Make sure your bike fits you well- for example, if you are stretching too far to reach the handlebars you could be rotating your pelvis too far forward and that can certainly cause saddle irritation. Make sure your saddle is the correct width. Get one with a cut out if you require it. Get yourself some good shorts - and that doesn't necessarily mean the ones with the biggest pad..... cycling shorts are meant to prevent chafing, not really to "pad" your backside. Shorts with a big diaper like pad that isn't anatomically shaped can cause more problems than they solve. Find some good shorts with a women's specific chamois that works well for your body. Lastly - get out of those shorts pronto when you are finished riding - don't re-wear shorts without washing them and shower as soon as possible after a ride (if that's impossible, use a baby wipe)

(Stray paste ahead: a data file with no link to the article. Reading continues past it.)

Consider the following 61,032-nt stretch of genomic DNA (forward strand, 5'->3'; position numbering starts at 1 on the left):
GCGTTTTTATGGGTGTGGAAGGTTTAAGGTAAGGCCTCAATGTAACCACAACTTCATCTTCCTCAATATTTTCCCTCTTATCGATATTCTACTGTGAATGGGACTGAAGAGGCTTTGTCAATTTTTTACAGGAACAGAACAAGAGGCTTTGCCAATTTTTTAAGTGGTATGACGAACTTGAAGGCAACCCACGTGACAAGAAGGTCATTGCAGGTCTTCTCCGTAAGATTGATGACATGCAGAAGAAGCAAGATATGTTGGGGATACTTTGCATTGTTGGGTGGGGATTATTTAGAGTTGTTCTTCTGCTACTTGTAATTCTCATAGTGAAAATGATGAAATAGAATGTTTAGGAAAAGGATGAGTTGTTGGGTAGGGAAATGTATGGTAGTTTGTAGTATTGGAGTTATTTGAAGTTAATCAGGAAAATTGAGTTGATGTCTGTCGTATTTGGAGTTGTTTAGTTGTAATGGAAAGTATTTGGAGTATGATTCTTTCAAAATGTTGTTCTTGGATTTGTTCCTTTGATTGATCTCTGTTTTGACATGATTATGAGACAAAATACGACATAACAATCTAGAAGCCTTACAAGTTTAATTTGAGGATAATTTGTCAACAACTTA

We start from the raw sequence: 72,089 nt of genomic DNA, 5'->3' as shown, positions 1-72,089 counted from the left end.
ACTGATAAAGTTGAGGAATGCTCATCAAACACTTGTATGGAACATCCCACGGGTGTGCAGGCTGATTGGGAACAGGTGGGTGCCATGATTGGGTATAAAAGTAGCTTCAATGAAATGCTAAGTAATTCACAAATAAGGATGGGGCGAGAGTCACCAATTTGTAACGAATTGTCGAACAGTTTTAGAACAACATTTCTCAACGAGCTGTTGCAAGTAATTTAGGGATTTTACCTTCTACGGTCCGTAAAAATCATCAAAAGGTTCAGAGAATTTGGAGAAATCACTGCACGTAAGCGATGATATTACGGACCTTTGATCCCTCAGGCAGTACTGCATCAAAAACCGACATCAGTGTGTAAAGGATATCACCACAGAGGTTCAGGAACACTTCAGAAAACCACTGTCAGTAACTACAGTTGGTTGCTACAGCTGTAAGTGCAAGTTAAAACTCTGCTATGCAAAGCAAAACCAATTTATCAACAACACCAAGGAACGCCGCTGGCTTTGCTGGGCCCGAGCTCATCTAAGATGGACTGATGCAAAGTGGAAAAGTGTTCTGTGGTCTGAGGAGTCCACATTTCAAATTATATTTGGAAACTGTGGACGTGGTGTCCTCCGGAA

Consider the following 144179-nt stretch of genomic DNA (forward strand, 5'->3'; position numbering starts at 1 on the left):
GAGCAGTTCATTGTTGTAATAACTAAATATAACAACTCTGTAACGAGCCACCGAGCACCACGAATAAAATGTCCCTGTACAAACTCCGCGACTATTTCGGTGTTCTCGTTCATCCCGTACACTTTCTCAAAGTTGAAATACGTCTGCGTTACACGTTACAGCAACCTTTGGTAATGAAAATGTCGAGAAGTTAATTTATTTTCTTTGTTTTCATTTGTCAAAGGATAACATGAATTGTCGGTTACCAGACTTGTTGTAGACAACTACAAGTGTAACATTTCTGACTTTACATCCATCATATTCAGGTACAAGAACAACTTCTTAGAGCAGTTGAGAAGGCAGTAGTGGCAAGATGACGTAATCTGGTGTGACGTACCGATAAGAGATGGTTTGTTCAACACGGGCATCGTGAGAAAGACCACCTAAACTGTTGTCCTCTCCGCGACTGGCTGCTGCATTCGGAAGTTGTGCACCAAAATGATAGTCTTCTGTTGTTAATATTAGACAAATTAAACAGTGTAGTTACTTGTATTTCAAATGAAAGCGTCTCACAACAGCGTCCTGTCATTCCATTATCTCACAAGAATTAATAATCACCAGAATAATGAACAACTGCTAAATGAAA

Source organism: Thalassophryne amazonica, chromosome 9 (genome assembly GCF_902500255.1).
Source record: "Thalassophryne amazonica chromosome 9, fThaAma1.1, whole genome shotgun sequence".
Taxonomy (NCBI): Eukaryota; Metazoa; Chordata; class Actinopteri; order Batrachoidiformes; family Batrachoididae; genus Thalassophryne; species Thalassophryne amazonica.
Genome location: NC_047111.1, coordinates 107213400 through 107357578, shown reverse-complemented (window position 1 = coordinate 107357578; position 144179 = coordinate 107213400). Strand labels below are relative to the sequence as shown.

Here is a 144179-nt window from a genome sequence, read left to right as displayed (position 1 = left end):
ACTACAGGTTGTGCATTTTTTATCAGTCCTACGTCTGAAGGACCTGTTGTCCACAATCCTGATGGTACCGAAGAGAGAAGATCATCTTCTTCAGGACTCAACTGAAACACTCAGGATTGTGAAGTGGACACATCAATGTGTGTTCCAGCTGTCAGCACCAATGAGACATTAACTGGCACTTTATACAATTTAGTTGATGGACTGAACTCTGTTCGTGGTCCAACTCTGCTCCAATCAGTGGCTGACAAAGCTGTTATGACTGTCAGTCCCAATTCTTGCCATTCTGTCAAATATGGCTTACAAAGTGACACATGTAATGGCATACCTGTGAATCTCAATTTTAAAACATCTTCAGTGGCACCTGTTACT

"Sharing the road means getting along, not getting ahead" - 1994 Washington State Driver's Guide

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  5. #5
    Join Date
    Jul 2003
    Location
    Traveling Nomad
    Posts
    6,763
    I would invest in a recumbent bike before I'd:

    1) Ride an upright bike with a noseless saddle. Have heard nothing but bad things about them re. control, stability, and safety.

    2) Give up cycling.

    Recumbents are cool! Something else to think about if all the excellent suggestions from the ladies of TE above do not work!
    Emily

    2011 Jamis Dakar XC "Toto" - Selle Italia Ldy Gel Flow
    2007 Trek Pilot 5.0 WSD "Gloria" - Selle Italia Diva Gel Flow
    2004 Bike Friday Petite Pocket Crusoe - Selle Italia Diva Gel Flow

  6. #6
    Join Date
    Nov 2009
    Location
    West MI
    Posts
    4,259